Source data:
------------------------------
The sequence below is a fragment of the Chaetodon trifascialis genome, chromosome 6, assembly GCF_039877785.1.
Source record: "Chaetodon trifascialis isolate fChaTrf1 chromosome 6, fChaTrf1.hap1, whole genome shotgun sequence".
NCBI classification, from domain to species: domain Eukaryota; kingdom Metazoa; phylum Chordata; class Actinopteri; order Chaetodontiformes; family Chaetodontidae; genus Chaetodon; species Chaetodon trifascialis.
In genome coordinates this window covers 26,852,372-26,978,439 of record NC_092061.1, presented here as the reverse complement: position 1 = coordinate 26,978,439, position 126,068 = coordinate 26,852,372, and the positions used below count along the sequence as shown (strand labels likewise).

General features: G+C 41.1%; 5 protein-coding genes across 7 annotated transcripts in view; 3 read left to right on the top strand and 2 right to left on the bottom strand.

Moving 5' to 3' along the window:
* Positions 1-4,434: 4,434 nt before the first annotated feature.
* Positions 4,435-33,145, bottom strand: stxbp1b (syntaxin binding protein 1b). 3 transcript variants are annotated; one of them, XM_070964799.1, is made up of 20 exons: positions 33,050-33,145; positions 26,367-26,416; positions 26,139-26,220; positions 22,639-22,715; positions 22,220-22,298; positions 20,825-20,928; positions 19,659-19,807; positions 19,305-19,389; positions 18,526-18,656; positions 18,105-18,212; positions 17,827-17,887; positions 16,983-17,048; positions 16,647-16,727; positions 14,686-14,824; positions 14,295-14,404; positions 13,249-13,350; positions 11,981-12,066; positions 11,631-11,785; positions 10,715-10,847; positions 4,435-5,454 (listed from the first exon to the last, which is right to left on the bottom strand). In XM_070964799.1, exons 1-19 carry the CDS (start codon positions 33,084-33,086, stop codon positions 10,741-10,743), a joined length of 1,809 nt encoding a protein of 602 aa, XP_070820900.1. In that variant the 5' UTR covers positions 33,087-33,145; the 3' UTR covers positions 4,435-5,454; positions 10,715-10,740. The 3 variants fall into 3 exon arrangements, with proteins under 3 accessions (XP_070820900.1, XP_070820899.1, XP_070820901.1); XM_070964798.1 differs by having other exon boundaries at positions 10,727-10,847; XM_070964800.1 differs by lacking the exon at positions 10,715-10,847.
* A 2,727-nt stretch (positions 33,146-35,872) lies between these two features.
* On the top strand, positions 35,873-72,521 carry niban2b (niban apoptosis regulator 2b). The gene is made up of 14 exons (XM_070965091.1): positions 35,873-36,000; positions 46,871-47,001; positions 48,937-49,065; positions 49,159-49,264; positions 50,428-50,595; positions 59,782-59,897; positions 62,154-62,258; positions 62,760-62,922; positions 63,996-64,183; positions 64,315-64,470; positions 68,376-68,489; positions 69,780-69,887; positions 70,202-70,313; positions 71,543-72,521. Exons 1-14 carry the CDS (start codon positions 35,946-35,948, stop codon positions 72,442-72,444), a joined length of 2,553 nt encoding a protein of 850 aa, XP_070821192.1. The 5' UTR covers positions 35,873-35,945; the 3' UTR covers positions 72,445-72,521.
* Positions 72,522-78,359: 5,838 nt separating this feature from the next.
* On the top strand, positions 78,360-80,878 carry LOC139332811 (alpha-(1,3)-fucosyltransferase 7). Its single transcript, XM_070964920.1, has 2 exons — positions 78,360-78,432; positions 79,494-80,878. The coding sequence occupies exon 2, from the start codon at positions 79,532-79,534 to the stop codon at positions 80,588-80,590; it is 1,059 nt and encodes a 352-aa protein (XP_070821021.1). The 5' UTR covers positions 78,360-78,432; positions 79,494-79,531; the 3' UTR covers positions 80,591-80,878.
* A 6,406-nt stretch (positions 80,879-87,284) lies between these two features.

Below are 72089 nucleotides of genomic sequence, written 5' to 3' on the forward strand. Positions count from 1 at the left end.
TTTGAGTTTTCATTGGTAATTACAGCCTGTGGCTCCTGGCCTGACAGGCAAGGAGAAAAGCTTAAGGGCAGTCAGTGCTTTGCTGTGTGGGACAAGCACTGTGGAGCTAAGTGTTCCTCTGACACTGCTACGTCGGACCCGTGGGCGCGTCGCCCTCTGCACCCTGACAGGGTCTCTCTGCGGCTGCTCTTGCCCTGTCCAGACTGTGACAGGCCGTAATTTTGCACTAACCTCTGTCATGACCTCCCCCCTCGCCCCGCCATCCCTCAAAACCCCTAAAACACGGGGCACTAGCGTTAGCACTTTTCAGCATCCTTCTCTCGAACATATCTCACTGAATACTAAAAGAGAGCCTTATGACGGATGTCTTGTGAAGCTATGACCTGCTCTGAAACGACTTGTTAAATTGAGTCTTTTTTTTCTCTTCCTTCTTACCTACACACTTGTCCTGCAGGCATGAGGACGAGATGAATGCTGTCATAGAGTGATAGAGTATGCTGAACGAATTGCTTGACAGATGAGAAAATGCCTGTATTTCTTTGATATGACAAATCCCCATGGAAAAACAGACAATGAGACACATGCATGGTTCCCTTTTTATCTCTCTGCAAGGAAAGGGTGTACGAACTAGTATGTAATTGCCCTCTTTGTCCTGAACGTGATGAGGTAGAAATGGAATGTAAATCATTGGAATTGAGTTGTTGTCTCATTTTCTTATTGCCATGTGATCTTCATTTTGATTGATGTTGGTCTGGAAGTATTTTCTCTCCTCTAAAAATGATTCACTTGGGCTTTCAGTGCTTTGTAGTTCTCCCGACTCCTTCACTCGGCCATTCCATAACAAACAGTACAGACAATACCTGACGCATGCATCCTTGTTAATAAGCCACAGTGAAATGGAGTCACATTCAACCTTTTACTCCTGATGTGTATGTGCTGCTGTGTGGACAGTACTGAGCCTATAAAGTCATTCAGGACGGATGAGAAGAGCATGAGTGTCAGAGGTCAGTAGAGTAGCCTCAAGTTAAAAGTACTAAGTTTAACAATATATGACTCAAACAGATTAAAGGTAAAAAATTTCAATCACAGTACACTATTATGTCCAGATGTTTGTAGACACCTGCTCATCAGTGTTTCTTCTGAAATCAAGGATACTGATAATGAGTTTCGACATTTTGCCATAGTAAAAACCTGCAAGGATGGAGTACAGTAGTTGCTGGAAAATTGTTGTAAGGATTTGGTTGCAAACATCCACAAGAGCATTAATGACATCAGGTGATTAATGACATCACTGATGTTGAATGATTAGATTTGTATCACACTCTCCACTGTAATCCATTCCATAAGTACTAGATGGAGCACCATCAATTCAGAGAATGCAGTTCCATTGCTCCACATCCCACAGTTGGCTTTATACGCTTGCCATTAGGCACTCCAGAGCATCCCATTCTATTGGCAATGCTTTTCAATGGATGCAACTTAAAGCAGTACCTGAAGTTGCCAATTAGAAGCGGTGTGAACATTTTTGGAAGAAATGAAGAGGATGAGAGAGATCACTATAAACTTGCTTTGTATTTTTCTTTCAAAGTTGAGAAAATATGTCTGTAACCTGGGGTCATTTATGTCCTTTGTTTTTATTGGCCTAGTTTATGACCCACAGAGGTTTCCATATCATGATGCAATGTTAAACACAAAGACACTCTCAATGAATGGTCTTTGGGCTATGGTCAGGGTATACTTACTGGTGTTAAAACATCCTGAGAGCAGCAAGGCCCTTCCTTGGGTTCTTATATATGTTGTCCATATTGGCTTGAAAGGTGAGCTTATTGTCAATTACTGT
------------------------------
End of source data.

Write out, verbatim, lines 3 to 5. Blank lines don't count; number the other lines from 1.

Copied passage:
NCBI classification, from domain to species: domain Eukaryota; kingdom Metazoa; phylum Chordata; class Actinopteri; order Chaetodontiformes; family Chaetodontidae; genus Chaetodon; species Chaetodon trifascialis.
In genome coordinates this window covers 26,852,372-26,978,439 of record NC_092061.1, presented here as the reverse complement: position 1 = coordinate 26,978,439, position 126,068 = coordinate 26,852,372, and the positions used below count along the sequence as shown (strand labels likewise).

General features: G+C 41.1%; 5 protein-coding genes across 7 annotated transcripts in view; 3 read left to right on the top strand and 2 right to left on the bottom strand.